On the other hand, the United Committee Manipur (UCM), an apex body of the Meiteis, on October 18, 2012, categorically stated that it would demand ‘pre-merger status’ of Manipur if the ongoing political dialogue between NSCN-IM and GoI disturbed the unity or territorial integrity of Manipur in any way. On October 26, 2012, the United Naga Council (UNC), the main apex body of the Nagas, asserted that a peaceful parting of the Nagas in Manipur and the Meiteis as good neighbours, was the only way to avert a catastrophic situation that would arise out of the prolonged `forced union of the two`.
Overtures and responses:
Apart from the major Naga groups and the Kuki armed groups, none of the major Meitei insurgent groups have come forth to the peace table with ritual appeals being made by the Government on occasions such as Republic day and Independence Day observations and the groups dismissing the offer.
In September 2006, during a session of the Manipur Assembly, Chief Minister Okram Ibobi Singh made a clarification on the floor of the Assembly that in the sixteen years that the state government had introduced a surrender policy for insurgents, only 377 underground activists from nineteen different organizations had actually bitten the bait, an average of twenty persons per organization in the said sixteen years or a little over one person in a year, per organization. Earlier, while responding to the then Manipur Governor S.S. Sidhu`s appeal to militant groups to come to the negotiation table, the United National Liberation Front (UNLF) `chairman`, Sana Yaima (now in NIA custody), in a press statement in Imphal on January 31, 2005, came up with a four-point proposal to “end the conflict satisfactorily once and for all.” The proposals mooted were:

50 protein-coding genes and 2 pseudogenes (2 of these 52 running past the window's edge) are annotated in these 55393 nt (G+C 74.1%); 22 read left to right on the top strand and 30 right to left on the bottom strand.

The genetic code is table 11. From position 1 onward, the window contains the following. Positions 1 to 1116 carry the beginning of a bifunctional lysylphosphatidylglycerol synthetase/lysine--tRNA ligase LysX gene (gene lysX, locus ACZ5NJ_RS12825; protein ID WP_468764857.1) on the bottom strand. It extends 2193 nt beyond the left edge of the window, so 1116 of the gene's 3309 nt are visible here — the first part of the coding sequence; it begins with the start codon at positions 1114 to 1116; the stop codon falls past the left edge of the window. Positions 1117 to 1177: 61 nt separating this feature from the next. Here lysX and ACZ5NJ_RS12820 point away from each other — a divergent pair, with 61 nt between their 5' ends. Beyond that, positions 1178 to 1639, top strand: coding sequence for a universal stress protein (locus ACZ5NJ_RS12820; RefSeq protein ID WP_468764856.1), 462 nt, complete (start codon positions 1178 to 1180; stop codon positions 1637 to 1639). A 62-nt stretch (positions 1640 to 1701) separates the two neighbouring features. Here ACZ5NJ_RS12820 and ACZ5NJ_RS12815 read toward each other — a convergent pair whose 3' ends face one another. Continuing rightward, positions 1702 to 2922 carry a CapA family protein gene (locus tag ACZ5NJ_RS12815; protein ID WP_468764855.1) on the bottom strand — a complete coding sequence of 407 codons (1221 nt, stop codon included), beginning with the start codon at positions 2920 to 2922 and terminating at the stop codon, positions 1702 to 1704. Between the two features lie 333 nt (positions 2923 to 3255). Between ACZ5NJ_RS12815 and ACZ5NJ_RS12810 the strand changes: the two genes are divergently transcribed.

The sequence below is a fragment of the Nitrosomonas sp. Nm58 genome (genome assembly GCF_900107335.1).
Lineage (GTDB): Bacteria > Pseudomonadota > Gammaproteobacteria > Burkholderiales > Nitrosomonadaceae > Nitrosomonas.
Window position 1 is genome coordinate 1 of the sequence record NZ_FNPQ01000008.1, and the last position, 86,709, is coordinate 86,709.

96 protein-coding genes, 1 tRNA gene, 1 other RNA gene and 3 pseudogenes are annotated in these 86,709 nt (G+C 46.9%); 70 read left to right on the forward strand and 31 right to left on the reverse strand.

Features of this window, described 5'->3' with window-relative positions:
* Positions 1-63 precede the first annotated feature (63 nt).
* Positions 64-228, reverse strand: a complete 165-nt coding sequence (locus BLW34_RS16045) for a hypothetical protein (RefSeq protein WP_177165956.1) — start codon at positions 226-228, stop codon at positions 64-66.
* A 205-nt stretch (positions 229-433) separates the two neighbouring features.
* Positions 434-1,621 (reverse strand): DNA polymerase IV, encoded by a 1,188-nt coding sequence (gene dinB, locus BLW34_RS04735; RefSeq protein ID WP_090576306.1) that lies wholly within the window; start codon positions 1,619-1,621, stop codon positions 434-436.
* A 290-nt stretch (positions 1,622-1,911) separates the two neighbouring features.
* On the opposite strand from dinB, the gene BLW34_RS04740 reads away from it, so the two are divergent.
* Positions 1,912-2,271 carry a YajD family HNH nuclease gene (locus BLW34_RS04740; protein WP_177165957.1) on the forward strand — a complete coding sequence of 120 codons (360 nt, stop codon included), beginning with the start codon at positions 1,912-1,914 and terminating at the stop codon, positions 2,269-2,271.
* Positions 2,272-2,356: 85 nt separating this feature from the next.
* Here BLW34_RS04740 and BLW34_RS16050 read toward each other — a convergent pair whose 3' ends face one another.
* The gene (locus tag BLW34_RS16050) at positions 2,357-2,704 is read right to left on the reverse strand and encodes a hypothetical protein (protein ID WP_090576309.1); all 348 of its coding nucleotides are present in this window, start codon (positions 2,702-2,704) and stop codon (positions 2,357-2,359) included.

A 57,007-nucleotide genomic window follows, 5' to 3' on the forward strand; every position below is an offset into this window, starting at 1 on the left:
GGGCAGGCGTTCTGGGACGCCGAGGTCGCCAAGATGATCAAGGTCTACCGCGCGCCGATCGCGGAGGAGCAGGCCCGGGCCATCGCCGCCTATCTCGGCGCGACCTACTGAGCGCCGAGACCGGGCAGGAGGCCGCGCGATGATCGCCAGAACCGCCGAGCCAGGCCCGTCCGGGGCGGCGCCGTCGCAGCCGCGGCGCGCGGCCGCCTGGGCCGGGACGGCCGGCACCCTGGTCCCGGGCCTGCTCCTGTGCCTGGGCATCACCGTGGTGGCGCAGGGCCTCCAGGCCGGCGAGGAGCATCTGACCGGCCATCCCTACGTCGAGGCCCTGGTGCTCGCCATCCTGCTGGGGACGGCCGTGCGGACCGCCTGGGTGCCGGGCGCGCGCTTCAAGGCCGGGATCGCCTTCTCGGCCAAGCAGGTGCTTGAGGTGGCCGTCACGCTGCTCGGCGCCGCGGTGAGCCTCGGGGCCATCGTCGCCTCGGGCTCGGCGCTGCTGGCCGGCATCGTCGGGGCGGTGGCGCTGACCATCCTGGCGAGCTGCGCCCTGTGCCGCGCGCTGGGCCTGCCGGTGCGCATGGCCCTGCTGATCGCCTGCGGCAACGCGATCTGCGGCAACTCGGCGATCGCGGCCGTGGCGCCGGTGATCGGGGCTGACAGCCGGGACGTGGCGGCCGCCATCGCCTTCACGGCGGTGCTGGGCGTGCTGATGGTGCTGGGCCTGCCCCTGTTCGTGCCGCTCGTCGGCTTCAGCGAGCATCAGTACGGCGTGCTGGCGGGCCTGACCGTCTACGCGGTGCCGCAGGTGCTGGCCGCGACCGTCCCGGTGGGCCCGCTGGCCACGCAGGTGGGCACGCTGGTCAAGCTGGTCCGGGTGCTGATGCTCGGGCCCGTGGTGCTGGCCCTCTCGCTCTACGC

1. To hold a plebiscite under the aegis of the United Nations aegis so that the people of Manipur can exercise their democratic right to decide on the core issue of the conflict – the restoration of Manipur’s sovereignty and independence.
2. To deploy a UN Peace Keeping Force in Manipur to ensure free and fair conduct of the Plebiscite.
3. UNLF to deposit all its arms to the UN Peace Keeping Force and India to withdraw all its regular and para military forces from Manipur before a deadline prior to the Plebiscite date to be decided by the UN. Also, the UN Peace Keeping Force to call upon all other armed opposition groups in Manipur to follow suit.
4. The UN to hand over political power in accordance with the result of the Plebiscite.
The state government rejected the proposals and that was the end of the peace offer. Similarly, when the Manipur Chief Minister, Okram Ibobi Singh reached out to the PLA to shun violence and come forward for peace talks in 2012, the PLA President, Irengbam Chaoren rejected the offer and instead appealed to all armed groups in the Northeast to join in a united fight against the Indian state.
(A longer and referenced version of this text is being included in the eighth annual report of Armed Conflicts in South Asia collated and undertaken by the Institute for Peace and Conflict Studies, New Delhi)